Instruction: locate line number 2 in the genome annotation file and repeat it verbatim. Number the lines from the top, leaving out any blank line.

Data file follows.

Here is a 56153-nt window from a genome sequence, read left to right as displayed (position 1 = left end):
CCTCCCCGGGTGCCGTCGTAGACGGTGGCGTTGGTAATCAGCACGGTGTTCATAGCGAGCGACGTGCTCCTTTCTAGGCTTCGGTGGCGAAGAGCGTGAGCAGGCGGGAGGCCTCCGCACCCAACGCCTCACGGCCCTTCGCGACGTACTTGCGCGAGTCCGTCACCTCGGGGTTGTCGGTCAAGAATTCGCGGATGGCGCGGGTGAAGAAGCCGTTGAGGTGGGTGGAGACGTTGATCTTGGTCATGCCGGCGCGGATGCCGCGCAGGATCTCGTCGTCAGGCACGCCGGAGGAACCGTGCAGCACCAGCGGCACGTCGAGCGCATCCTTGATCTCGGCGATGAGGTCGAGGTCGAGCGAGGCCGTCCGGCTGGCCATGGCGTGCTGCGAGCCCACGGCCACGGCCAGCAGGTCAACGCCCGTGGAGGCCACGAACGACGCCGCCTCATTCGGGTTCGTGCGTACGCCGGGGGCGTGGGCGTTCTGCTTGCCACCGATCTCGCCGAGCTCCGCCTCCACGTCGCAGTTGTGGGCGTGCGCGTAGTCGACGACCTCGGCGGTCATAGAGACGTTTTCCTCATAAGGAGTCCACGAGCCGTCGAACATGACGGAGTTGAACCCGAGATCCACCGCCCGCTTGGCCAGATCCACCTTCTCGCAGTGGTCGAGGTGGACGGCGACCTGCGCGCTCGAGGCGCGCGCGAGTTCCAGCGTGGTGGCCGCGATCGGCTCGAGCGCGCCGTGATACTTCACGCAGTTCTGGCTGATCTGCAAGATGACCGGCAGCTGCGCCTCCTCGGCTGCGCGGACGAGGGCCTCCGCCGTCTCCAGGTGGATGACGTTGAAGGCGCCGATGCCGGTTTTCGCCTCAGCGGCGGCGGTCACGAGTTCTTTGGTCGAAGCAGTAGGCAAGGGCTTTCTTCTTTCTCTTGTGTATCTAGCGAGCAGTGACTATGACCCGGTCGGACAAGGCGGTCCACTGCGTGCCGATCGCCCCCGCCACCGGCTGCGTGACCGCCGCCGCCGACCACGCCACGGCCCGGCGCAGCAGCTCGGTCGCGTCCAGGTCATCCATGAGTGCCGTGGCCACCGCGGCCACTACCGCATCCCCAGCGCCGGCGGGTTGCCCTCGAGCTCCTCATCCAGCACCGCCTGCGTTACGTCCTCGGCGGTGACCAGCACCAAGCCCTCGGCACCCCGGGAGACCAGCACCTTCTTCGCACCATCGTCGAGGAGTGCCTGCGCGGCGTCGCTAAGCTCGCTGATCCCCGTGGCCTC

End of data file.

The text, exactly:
CCTCCCCGGGTGCCGTCGTAGACGGTGGCGTTGGTAATCAGCACGGTGTTCATAGCGAGCGACGTGCTCCTTTCTAGGCTTCGGTGGCGAAGAGCGTGAGCAGGCGGGAGGCCTCCGCACCCAACGCCTCACGGCCCTTCGCGACGTACTTGCGCGAGTCCGTCACCTCGGGGTTGTCGGTCAAGAATTCGCGGATGGCGCGGGTGAAGAAGCCGTTGAGGTGGGTGGAGACGTTGATCTTGGTCATGCCGGCGCGGATGCCGCGCAGGATCTCGTCGTCAGGCACGCCGGAGGAACCGTGCAGCACCAGCGGCACGTCGAGCGCATCCTTGATCTCGGCGATGAGGTCGAGGTCGAGCGAGGCCGTCCGGCTGGCCATGGCGTGCTGCGAGCCCACGGCCACGGCCAGCAGGTCAACGCCCGTGGAGGCCACGAACGACGCCGCCTCATTCGGGTTCGTGCGTACGCCGGGGGCGTGGGCGTTCTGCTTGCCACCGATCTCGCCGAGCTCCGCCTCCACGTCGCAGTTGTGGGCGTGCGCGTAGTCGACGACCTCGGCGGTCATAGAGACGTTTTCCTCATAAGGAGTCCACGAGCCGTCGAACATGACGGAGTTGAACCCGAGATCCACCGCCCGCTTGGCCAGATCCACCTTCTCGCAGTGGTCGAGGTGGACGGCGACCTGCGCGCTCGAGGCGCGCGCGAGTTCCAGCGTGGTGGCCGCGATCGGCTCGAGCGCGCCGTGATACTTCACGCAGTTCTGGCTGATCTGCAAGATGACCGGCAGCTGCGCCTCCTCGGCTGCGCGGACGAGGGCCTCCGCCGTCTCCAGGTGGATGACGTTGAAGGCGCCGATGCCGGTTTTCGCCTCAGCGGCGGCGGTCACGAGTTCTTTGGTCGAAGCAGTAGGCAAGGGCTTTCTTCTTTCTCTTGTGTATCTAGCGAGCAGTGACTATGACCCGGTCGGACAAGGCGGTCCACTGCGTGCCGATCGCCCCCGCCACCGGCTGCGTGACCGCCGCCGCCGACCACGCCACGGCCCGGCGCAGCAGCTCGGTCGCGTCCAGGTCATCCATGAGTGCCGTGGCCACCGCGGCCACTACCGCATCCCCAGCGCCGGCGGGTTGCCCTCGAGCTCCTCATCCAGCACCGCCTGCGTTACGTCCTCGGCGGTGACCAGCACCAAGCCCTCGGCACCCCGGGAGACCAGCACCTTCTTCGCACCATCGTCGAGGAGTGCCTGCGCGGCGTCGCTAAGCTCGCTGATCCCCGTGGCCTC